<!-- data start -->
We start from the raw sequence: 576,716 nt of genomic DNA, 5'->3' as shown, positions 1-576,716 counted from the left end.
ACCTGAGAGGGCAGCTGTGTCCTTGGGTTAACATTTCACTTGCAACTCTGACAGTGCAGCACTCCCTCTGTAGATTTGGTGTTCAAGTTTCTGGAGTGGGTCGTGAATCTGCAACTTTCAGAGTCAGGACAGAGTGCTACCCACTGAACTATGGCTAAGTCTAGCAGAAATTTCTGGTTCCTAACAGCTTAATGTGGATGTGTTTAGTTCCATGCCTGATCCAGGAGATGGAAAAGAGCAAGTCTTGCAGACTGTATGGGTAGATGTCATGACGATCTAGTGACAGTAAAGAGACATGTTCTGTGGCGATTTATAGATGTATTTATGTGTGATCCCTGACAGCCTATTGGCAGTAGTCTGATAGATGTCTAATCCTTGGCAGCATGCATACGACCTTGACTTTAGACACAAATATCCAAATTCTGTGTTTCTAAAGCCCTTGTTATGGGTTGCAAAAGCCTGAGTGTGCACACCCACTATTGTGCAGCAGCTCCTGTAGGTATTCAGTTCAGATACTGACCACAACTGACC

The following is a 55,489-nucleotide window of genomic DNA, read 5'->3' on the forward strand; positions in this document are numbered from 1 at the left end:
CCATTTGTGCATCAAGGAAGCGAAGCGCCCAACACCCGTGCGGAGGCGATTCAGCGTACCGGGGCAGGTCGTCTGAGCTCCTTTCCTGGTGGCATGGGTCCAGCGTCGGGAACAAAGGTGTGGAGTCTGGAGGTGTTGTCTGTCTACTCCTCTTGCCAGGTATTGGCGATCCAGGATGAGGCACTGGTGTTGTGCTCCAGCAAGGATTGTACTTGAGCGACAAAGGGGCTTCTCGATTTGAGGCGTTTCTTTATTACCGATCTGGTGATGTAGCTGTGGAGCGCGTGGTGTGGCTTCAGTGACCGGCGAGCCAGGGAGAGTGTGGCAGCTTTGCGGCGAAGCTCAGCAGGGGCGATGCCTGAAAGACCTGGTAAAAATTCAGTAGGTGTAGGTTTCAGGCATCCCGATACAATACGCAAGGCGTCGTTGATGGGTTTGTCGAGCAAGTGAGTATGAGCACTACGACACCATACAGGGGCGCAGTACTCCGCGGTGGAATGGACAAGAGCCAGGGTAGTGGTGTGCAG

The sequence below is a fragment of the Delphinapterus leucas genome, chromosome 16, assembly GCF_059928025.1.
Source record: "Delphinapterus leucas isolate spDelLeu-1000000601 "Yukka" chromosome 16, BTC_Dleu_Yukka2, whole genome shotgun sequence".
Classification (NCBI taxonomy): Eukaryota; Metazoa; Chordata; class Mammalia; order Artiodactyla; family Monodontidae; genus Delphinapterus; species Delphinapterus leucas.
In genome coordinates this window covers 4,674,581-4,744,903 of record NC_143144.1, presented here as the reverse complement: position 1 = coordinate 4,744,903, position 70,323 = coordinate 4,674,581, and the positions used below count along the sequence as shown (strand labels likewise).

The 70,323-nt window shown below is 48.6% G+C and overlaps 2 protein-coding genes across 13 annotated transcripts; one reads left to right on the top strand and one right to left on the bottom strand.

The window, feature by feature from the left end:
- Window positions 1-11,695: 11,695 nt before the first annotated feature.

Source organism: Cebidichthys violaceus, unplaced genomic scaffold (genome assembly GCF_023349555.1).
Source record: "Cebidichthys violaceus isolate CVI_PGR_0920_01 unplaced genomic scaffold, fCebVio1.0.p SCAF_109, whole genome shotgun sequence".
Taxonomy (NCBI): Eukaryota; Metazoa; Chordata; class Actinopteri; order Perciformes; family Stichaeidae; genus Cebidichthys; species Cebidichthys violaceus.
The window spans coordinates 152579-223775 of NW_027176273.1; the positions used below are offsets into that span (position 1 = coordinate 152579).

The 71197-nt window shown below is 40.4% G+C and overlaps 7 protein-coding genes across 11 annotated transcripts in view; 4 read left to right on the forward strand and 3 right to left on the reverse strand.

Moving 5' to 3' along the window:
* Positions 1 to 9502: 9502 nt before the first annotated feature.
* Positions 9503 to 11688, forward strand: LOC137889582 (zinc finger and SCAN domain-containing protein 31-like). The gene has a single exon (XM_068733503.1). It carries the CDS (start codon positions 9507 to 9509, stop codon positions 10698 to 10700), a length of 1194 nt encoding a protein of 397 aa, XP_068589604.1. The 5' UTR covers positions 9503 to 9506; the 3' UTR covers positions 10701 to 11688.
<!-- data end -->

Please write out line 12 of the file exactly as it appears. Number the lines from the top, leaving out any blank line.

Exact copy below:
Source organism: Cebidichthys violaceus, unplaced genomic scaffold (genome assembly GCF_023349555.1).